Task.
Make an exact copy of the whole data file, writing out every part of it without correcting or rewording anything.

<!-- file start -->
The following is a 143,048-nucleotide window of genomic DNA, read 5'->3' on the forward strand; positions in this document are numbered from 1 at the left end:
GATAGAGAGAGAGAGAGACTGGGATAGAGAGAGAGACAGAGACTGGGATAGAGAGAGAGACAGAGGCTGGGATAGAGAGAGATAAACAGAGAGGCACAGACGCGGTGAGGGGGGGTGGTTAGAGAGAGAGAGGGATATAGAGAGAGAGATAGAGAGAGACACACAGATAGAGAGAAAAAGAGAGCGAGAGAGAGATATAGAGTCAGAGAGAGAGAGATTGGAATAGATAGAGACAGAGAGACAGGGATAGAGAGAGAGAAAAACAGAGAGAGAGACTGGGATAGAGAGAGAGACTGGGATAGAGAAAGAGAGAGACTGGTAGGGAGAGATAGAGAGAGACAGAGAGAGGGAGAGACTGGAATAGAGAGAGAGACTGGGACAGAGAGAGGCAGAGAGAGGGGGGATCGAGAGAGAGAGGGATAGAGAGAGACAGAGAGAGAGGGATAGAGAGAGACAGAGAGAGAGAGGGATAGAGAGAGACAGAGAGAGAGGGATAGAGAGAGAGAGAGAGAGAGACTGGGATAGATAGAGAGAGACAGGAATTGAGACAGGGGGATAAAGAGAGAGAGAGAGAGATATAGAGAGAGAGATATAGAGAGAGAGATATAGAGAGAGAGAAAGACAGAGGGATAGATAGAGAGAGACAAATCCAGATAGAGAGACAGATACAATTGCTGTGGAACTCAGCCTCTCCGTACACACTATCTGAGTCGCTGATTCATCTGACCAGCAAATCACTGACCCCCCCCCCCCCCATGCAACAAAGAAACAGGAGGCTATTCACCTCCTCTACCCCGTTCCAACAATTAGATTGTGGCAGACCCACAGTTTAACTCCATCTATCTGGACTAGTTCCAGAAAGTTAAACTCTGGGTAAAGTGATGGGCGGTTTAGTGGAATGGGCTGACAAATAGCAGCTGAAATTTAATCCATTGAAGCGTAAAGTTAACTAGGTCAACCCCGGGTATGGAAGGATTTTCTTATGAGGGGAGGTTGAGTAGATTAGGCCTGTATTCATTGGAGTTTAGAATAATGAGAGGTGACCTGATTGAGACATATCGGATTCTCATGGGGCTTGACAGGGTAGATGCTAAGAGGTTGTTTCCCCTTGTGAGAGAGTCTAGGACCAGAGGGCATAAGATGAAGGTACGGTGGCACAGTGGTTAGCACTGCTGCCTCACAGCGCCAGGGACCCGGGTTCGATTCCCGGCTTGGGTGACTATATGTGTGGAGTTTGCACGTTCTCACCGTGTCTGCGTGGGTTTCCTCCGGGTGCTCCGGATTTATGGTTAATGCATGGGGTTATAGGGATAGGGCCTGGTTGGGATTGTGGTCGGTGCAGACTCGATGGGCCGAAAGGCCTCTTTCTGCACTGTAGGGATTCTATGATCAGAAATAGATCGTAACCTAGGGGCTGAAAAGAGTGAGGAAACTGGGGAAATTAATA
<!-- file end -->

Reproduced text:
The following is a 143,048-nucleotide window of genomic DNA, read 5'->3' on the forward strand; positions in this document are numbered from 1 at the left end:
GATAGAGAGAGAGAGAGACTGGGATAGAGAGAGAGACAGAGACTGGGATAGAGAGAGAGACAGAGGCTGGGATAGAGAGAGATAAACAGAGAGGCACAGACGCGGTGAGGGGGGGTGGTTAGAGAGAGAGAGGGATATAGAGAGAGAGATAGAGAGAGACACACAGATAGAGAGAAAAAGAGAGCGAGAGAGAGATATAGAGTCAGAGAGAGAGAGATTGGAATAGATAGAGACAGAGAGACAGGGATAGAGAGAGAGAAAAACAGAGAGAGAGACTGGGATAGAGAGAGAGACTGGGATAGAGAAAGAGAGAGACTGGTAGGGAGAGATAGAGAGAGACAGAGAGAGGGAGAGACTGGAATAGAGAGAGAGACTGGGACAGAGAGAGGCAGAGAGAGGGGGGATCGAGAGAGAGAGGGATAGAGAGAGACAGAGAGAGAGGGATAGAGAGAGACAGAGAGAGAGAGGGATAGAGAGAGACAGAGAGAGAGGGATAGAGAGAGAGAGAGAGAGAGACTGGGATAGATAGAGAGAGACAGGAATTGAGACAGGGGGATAAAGAGAGAGAGAGAGAGATATAGAGAGAGAGATATAGAGAGAGAGATATAGAGAGAGAGAAAGACAGAGGGATAGATAGAGAGAGACAAATCCAGATAGAGAGACAGATACAATTGCTGTGGAACTCAGCCTCTCCGTACACACTATCTGAGTCGCTGATTCATCTGACCAGCAAATCACTGACCCCCCCCCCCCCCATGCAACAAAGAAACAGGAGGCTATTCACCTCCTCTACCCCGTTCCAACAATTAGATTGTGGCAGACCCACAGTTTAACTCCATCTATCTGGACTAGTTCCAGAAAGTTAAACTCTGGGTAAAGTGATGGGCGGTTTAGTGGAATGGGCTGACAAATAGCAGCTGAAATTTAATCCATTGAAGCGTAAAGTTAACTAGGTCAACCCCGGGTATGGAAGGATTTTCTTATGAGGGGAGGTTGAGTAGATTAGGCCTGTATTCATTGGAGTTTAGAATAATGAGAGGTGACCTGATTGAGACATATCGGATTCTCATGGGGCTTGACAGGGTAGATGCTAAGAGGTTGTTTCCCCTTGTGAGAGAGTCTAGGACCAGAGGGCATAAGATGAAGGTACGGTGGCACAGTGGTTAGCACTGCTGCCTCACAGCGCCAGGGACCCGGGTTCGATTCCCGGCTTGGGTGACTATATGTGTGGAGTTTGCACGTTCTCACCGTGTCTGCGTGGGTTTCCTCCGGGTGCTCCGGATTTATGGTTAATGCATGGGGTTATAGGGATAGGGCCTGGTTGGGATTGTGGTCGGTGCAGACTCGATGGGCCGAAAGGCCTCTTTCTGCACTGTAGGGATTCTATGATCAGAAATAGATCGTAACCTAGGGGCTGAAAAGAGTGAGGAAACTGGGGAAATTAATA